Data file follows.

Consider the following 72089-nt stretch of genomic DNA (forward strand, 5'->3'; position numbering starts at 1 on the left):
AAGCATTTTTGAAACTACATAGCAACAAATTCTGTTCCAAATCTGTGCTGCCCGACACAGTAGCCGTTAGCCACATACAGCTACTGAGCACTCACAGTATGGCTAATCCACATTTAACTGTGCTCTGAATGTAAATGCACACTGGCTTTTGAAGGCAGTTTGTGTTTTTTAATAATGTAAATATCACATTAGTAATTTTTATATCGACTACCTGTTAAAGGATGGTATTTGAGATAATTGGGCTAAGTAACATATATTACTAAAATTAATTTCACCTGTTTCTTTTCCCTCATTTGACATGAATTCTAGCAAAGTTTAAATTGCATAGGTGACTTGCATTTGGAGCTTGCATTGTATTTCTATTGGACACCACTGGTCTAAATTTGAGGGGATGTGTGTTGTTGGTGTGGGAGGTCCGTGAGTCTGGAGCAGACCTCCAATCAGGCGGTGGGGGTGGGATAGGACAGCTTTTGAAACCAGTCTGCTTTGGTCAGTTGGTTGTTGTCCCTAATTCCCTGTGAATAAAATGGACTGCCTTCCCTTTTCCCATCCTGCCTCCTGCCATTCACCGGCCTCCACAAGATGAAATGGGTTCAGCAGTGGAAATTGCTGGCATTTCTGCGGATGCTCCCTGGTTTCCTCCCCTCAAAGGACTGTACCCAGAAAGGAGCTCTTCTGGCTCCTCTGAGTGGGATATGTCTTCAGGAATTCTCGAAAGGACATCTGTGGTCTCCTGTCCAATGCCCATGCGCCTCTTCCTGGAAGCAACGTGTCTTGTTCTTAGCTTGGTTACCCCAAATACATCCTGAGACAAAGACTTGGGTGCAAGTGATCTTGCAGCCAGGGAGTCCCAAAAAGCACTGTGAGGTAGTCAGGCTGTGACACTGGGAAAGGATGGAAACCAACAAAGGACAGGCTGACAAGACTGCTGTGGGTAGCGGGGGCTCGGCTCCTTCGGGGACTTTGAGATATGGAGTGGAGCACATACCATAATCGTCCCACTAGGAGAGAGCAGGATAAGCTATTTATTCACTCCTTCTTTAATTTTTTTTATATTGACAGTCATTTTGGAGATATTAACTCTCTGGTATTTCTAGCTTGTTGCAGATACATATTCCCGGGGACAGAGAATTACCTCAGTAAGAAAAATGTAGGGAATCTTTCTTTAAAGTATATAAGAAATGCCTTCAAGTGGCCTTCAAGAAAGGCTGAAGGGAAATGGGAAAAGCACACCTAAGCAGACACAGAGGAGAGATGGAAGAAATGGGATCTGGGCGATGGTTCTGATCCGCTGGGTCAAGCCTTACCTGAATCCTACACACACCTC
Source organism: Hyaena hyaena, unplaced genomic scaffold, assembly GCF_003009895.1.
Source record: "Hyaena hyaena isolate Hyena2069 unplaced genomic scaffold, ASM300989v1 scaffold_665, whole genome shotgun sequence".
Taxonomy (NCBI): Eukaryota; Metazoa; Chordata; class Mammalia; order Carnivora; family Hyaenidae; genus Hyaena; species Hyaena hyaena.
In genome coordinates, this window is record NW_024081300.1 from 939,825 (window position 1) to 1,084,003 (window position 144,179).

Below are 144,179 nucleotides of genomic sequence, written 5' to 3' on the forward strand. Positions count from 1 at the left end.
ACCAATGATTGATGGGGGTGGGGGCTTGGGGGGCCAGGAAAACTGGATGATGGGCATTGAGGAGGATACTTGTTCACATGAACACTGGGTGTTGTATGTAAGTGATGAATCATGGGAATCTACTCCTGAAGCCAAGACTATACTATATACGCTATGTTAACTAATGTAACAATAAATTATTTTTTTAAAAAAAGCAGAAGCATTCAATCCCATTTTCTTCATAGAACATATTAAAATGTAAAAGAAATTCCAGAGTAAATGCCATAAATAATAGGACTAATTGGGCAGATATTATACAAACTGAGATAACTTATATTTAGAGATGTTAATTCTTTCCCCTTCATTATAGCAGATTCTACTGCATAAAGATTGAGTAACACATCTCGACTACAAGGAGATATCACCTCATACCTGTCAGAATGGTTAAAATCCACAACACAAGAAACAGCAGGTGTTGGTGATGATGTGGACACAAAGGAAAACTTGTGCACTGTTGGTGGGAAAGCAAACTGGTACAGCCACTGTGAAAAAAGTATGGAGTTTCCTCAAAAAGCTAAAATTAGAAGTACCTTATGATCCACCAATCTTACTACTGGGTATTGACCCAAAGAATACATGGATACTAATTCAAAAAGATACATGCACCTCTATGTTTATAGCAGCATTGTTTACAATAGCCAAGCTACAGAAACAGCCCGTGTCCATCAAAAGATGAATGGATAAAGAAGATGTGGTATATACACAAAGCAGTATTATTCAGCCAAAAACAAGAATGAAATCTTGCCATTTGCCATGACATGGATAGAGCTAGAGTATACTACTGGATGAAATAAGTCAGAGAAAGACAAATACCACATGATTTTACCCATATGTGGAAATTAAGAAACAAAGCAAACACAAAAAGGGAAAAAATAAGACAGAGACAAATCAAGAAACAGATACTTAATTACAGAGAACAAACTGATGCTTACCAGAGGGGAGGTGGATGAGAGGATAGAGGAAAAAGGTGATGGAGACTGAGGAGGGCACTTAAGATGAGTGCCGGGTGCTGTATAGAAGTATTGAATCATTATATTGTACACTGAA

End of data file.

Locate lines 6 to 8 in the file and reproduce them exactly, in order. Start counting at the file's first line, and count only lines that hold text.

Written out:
In genome coordinates, this window is record NW_024081300.1 from 939,825 (window position 1) to 1,084,003 (window position 144,179).

Below are 144,179 nucleotides of genomic sequence, written 5' to 3' on the forward strand. Positions count from 1 at the left end.
ACCAATGATTGATGGGGGTGGGGGCTTGGGGGGCCAGGAAAACTGGATGATGGGCATTGAGGAGGATACTTGTTCACATGAACACTGGGTGTTGTATGTAAGTGATGAATCATGGGAATCTACTCCTGAAGCCAAGACTATACTATATACGCTATGTTAACTAATGTAACAATAAATTATTTTTTTAAAAAAAGCAGAAGCATTCAATCCCATTTTCTTCATAGAACATATTAAAATGTAAAAGAAATTCCAGAGTAAATGCCATAAATAATAGGACTAATTGGGCAGATATTATACAAACTGAGATAACTTATATTTAGAGATGTTAATTCTTTCCCCTTCATTATAGCAGATTCTACTGCATAAAGATTGAGTAACACATCTCGACTACAAGGAGATATCACCTCATACCTGTCAGAATGGTTAAAATCCACAACACAAGAAACAGCAGGTGTTGGTGATGATGTGGACACAAAGGAAAACTTGTGCACTGTTGGTGGGAAAGCAAACTGGTACAGCCACTGTGAAAAAAGTATGGAGTTTCCTCAAAAAGCTAAAATTAGAAGTACCTTATGATCCACCAATCTTACTACTGGGTATTGACCCAAAGAATACATGGATACTAATTCAAAAAGATACATGCACCTCTATGTTTATAGCAGCATTGTTTACAATAGCCAAGCTACAGAAACAGCCCGTGTCCATCAAAAGATGAATGGATAAAGAAGATGTGGTATATACACAAAGCAGTATTATTCAGCCAAAAACAAGAATGAAATCTTGCCATTTGCCATGACATGGATAGAGCTAGAGTATACTACTGGATGAAATAAGTCAGAGAAAGACAAATACCACATGATTTTACCCATATGTGGAAATTAAGAAACAAAGCAAACACAAAAAGGGAAAAAATAAGACAGAGACAAATCAAGAAACAGATACTTAATTACAGAGAACAAACTGATGCTTACCAGAGGGGAGGTGGATGAGAGGATAGAGGAAAAAGGTGATGGAGACTGAGGAGGGCACTTAAGATGAGTGCCGGGTGCTGTATAGAAGTATTGAATCATTATATTGTACACTGAA